Nigeria – Stephanie Borden (2006)

Stephanie Borden received a Masters in Public Health degree from UC Berkeley. Stephanie was awarded $1000 from Sara’s Wish Foundation in support of her work on a field study in the area of family planning in Benin, Nigeria in 2006.

Here are Stephanie’s travel safety tips:

While in Nigeria, many of the people I met described their country as “rugged.” After 3 moths of living and working there, I came to understand what they meant. I spent the majority of my time in Lagos and Benin City. Based on these two cities I found Nigeria to be fast-paced. There are few (hardly any in Benin City) stop signs or stop signs and traffic is congested much of the time during the day.

The safest way to travel is by taxi. They are relatively inexpensive and will take you exactly where you need to go. Another option is the bus. They are generally full, especially if you are traveling in the morning or late afternoon. However, unlike other places I have been, everyone has a seat so you will not be forced to stand up. Although it is very likely that you will find yourself sandwiched with four others in a seat made for three. Be sure you know the final destination of the bus before you board and try to find out the correct price ahead of time. There are also commercial motorbikes, but these can be quite dangerous depending on the driver. I will pass on the advice given to me: “Do not ride the motorbikes.” However, I had to take one once because nothing else was available. If you find yourself in a similar situation be sure to communicate with your driver. They are extremely receptive. If you ask them to slow down they will respect your wishes. When traveling between cities, avoid traveling at night. I was told repeatedly that this is not a good idea and most locals prefer daytime travel. If you have the option of taking the “Edegbe Line,” take it. These buses are well maintained, regarded as safe, and for a little extra you can get air-conditioning.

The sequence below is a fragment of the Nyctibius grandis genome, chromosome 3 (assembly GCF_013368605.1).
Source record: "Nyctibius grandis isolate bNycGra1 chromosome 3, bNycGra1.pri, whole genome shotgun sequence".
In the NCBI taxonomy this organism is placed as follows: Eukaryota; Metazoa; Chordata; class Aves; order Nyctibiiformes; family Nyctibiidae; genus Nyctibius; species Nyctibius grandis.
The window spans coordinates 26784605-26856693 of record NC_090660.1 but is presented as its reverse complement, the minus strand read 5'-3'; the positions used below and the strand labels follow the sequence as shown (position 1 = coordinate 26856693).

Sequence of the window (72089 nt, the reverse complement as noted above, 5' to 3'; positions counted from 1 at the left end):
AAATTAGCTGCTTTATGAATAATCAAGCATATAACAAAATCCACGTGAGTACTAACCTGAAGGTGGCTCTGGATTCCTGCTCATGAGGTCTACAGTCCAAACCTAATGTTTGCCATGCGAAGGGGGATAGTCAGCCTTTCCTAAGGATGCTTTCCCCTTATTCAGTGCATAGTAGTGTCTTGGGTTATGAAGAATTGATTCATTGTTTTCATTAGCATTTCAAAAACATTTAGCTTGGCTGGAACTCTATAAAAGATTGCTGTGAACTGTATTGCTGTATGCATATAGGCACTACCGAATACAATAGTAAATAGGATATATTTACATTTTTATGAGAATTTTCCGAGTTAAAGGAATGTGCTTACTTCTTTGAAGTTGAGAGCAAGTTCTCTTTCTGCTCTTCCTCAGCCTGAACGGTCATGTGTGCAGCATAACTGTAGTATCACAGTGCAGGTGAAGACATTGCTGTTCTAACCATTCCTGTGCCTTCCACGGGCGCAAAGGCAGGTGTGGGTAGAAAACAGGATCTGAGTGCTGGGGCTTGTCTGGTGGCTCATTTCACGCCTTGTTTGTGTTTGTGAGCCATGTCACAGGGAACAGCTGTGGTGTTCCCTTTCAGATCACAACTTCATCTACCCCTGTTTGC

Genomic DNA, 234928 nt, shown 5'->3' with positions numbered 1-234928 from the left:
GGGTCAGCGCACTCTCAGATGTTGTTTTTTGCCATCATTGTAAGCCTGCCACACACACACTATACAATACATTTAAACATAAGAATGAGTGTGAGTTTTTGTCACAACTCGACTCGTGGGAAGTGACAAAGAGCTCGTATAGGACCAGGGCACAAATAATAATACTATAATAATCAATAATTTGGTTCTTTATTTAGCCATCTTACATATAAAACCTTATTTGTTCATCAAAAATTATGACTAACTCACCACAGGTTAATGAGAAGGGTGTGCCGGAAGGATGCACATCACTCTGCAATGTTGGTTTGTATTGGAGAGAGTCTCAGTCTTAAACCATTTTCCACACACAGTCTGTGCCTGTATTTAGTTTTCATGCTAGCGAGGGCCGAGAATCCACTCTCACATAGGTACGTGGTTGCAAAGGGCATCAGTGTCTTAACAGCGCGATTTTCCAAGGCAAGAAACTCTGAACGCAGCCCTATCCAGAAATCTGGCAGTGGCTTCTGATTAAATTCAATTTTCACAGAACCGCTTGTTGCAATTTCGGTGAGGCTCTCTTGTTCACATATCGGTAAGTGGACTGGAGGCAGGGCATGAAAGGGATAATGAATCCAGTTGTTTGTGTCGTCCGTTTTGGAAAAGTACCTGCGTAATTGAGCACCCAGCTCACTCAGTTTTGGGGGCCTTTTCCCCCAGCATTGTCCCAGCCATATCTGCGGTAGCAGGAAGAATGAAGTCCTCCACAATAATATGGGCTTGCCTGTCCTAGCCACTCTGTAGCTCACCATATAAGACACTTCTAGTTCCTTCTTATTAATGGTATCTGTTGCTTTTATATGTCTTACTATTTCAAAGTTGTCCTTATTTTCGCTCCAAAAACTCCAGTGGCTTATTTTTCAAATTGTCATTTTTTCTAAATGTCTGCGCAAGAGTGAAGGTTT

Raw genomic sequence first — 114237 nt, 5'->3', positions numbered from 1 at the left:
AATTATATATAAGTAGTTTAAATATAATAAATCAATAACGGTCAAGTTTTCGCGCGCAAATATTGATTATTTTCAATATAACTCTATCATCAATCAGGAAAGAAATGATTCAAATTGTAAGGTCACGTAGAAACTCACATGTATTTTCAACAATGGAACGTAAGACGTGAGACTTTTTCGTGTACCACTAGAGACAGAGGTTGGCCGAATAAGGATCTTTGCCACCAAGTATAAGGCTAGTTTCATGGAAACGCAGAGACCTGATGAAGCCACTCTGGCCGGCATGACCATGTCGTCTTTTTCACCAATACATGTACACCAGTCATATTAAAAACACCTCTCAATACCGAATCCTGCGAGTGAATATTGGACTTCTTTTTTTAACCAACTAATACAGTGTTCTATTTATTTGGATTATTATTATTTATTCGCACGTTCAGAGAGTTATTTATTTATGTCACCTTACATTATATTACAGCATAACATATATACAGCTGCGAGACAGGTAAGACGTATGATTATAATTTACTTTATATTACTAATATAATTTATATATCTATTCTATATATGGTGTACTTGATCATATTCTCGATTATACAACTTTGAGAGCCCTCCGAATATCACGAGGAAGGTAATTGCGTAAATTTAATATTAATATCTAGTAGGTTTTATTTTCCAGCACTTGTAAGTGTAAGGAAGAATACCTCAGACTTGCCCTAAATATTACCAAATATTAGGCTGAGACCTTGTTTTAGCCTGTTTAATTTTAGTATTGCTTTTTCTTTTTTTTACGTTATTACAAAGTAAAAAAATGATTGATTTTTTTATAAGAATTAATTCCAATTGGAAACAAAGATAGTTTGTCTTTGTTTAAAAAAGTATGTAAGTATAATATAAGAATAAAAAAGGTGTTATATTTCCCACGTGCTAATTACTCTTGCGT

As long as you use good judgment you will be fine traveling in Nigeria. Do not do anything you feel uncomfortable with and be aware of your surroundings… SAFE TRAVELS!

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